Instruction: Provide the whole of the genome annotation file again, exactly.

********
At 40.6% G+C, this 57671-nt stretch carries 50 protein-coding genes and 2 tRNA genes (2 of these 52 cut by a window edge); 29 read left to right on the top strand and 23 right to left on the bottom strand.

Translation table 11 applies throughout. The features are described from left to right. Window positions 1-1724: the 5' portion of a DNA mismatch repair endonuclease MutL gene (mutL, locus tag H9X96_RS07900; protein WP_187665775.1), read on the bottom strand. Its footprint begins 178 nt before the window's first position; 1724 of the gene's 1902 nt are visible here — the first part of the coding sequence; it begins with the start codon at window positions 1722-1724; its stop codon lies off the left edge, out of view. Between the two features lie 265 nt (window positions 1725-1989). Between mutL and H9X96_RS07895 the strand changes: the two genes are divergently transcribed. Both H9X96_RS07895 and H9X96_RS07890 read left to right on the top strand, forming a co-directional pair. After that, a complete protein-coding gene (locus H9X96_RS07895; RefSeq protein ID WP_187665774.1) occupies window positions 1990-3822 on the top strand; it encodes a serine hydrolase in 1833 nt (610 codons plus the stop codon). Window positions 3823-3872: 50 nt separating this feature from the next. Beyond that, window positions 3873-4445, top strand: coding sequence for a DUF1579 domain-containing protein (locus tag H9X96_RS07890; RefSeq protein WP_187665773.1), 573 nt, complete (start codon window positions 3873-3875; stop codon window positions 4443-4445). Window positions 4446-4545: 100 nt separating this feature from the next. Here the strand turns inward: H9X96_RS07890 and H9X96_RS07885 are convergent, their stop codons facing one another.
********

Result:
At 40.6% G+C, this 57671-nt stretch carries 50 protein-coding genes and 2 tRNA genes (2 of these 52 cut by a window edge); 29 read left to right on the top strand and 23 right to left on the bottom strand.

Translation table 11 applies throughout. The features are described from left to right. Window positions 1-1724: the 5' portion of a DNA mismatch repair endonuclease MutL gene (mutL, locus tag H9X96_RS07900; protein WP_187665775.1), read on the bottom strand. Its footprint begins 178 nt before the window's first position; 1724 of the gene's 1902 nt are visible here — the first part of the coding sequence; it begins with the start codon at window positions 1722-1724; its stop codon lies off the left edge, out of view. Between the two features lie 265 nt (window positions 1725-1989). Between mutL and H9X96_RS07895 the strand changes: the two genes are divergently transcribed. Both H9X96_RS07895 and H9X96_RS07890 read left to right on the top strand, forming a co-directional pair. After that, a complete protein-coding gene (locus H9X96_RS07895; RefSeq protein ID WP_187665774.1) occupies window positions 1990-3822 on the top strand; it encodes a serine hydrolase in 1833 nt (610 codons plus the stop codon). Window positions 3823-3872: 50 nt separating this feature from the next. Beyond that, window positions 3873-4445, top strand: coding sequence for a DUF1579 domain-containing protein (locus tag H9X96_RS07890; RefSeq protein WP_187665773.1), 573 nt, complete (start codon window positions 3873-3875; stop codon window positions 4443-4445). Window positions 4446-4545: 100 nt separating this feature from the next. Here the strand turns inward: H9X96_RS07890 and H9X96_RS07885 are convergent, their stop codons facing one another.